Windsor police chief promises zero-tolerance on marijuana dispensaries

Windsor Police Chief Al Frederick is promising to continue a zero-tolerance approach to unlicensed marijuana dispensaries in the city.

Police bust store front allegedly selling marijuana illegally

Windsor police Chief Al Frederick said a police act hearing for Const. Kent Rice will determine whether the officer used excessive force in a 2012 arrest. (CBC)

Windsor Police Chief Al Frederick promised a zero-tolerance policy on unlicensed marijuana dispensaries, even with a federal government pledging to legalize marijuana in the next year.

Tuesday, police busted Burnies Compassion Club on Wyandotte Street West, seizing 69 grams of marijuana, scales and packaging materials.   

Police allege a 41-year-old Windsor man was illegally selling marijuana from behind the counter. He has been charged with trafficking offences.

Frederick told CBC News the law only allows producers licensed by Health Canada that mail their product to consumers to sell medical marijuana, even though some claim pot dispensaries may operate in a legal grey area.

"The law is very clear. People are not allowed to sell narcotics in any manner in any type of storefront, basement or apartment," Frederick said. "You just can't do it."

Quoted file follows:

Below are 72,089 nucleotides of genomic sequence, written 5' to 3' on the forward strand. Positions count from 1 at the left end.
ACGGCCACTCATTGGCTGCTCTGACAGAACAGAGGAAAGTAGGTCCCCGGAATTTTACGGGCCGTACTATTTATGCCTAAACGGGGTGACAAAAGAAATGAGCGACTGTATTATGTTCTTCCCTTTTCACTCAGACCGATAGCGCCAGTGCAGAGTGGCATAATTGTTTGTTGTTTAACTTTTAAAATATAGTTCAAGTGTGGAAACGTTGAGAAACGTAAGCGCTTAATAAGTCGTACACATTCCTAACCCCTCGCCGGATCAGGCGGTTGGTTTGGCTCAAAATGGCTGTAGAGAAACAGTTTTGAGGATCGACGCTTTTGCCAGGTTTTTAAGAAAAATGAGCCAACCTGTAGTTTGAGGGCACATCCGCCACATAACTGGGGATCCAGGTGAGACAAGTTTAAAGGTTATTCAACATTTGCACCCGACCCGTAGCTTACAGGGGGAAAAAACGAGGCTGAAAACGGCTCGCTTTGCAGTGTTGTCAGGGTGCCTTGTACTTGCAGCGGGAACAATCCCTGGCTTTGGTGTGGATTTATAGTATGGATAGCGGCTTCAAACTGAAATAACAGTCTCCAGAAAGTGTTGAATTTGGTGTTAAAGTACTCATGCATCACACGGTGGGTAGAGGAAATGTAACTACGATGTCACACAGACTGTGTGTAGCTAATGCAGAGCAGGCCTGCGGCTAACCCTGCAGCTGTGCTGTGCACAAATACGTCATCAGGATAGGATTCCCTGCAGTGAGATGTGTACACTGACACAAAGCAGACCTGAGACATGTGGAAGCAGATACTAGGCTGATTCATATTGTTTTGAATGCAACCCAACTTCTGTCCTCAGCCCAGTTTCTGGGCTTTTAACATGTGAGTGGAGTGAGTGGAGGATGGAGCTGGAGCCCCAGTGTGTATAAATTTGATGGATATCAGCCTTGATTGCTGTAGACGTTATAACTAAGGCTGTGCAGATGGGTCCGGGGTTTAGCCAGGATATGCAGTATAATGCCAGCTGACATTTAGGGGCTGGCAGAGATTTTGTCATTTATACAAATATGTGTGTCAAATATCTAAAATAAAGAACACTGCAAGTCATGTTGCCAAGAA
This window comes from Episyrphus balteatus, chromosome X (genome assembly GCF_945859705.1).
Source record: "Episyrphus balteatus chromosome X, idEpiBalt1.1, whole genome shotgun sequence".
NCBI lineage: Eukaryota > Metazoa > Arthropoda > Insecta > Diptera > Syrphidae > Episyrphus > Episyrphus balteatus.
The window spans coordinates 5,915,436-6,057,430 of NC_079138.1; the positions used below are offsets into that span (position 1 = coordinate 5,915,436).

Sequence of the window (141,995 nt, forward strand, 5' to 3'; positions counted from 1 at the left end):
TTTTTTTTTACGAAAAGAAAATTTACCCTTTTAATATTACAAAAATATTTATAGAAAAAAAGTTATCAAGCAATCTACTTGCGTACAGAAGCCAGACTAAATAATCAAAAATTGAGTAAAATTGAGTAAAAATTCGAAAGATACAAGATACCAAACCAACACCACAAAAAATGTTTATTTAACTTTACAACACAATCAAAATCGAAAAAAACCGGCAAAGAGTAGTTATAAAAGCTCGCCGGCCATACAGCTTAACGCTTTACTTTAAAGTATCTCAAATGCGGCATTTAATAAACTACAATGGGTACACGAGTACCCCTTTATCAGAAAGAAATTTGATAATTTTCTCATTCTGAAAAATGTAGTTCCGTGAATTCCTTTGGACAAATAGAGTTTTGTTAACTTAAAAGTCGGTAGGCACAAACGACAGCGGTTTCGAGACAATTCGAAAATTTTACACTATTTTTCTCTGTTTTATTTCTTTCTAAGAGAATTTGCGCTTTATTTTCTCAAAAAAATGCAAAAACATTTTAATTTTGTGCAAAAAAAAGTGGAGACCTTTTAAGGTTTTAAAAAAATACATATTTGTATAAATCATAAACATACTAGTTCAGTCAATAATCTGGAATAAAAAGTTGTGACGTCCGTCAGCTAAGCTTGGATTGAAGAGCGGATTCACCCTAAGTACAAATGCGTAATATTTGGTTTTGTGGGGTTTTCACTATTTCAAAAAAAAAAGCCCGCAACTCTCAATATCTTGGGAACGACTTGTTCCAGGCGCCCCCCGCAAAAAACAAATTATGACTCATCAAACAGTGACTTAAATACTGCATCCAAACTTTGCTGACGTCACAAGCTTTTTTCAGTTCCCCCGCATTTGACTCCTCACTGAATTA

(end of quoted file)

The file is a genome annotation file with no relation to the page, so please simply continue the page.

Windsor police say marijuana was being sold illegally from this building on Wyandotte Street. (Meg Roberts/CBC)

He said there has been confusion among the public about these types of dispensaries. 

"There's been some misinformation ... that somehow these people are operating in a grey area — there's no grey area," Frederick said.

He said even if simple possession becomes legal, he doesn't see there being any changes to the law allowing private citizens to sell pot. 

Dispensaries growing in Toronto

Frederick said he believes there aren't any other dispensaries operating in Windsor, but they're becoming common in cities like Vancouver and Toronto.

The growing number of pot shops in Toronto even prompted Toronto Mayor John Tory to float the idea of licensing them in an effort to bring them under control.

Late last month, Toronto police raided several stores accused of selling marijuana without a licence. 

In Windsor, officials with the licensing department say they've seen a few calls from people looking to open pot shops with the city's blessing.

The city held off on setting a licensing policy until it has clear direction from the federal and provincial governments on what role municipalities play in licensing pot marijuana dispensaries. 

Until those regulations on licensed dispensaries come through, Frederick says police will continue to aggressively target trafficking.

"It's just like we don't allow anyone to sell alcohol, we don't allow anyone to sell cigarettes, we won't allow anyone to sell marijuana," he said. "It's the same thing, it's trafficking and it's against the law."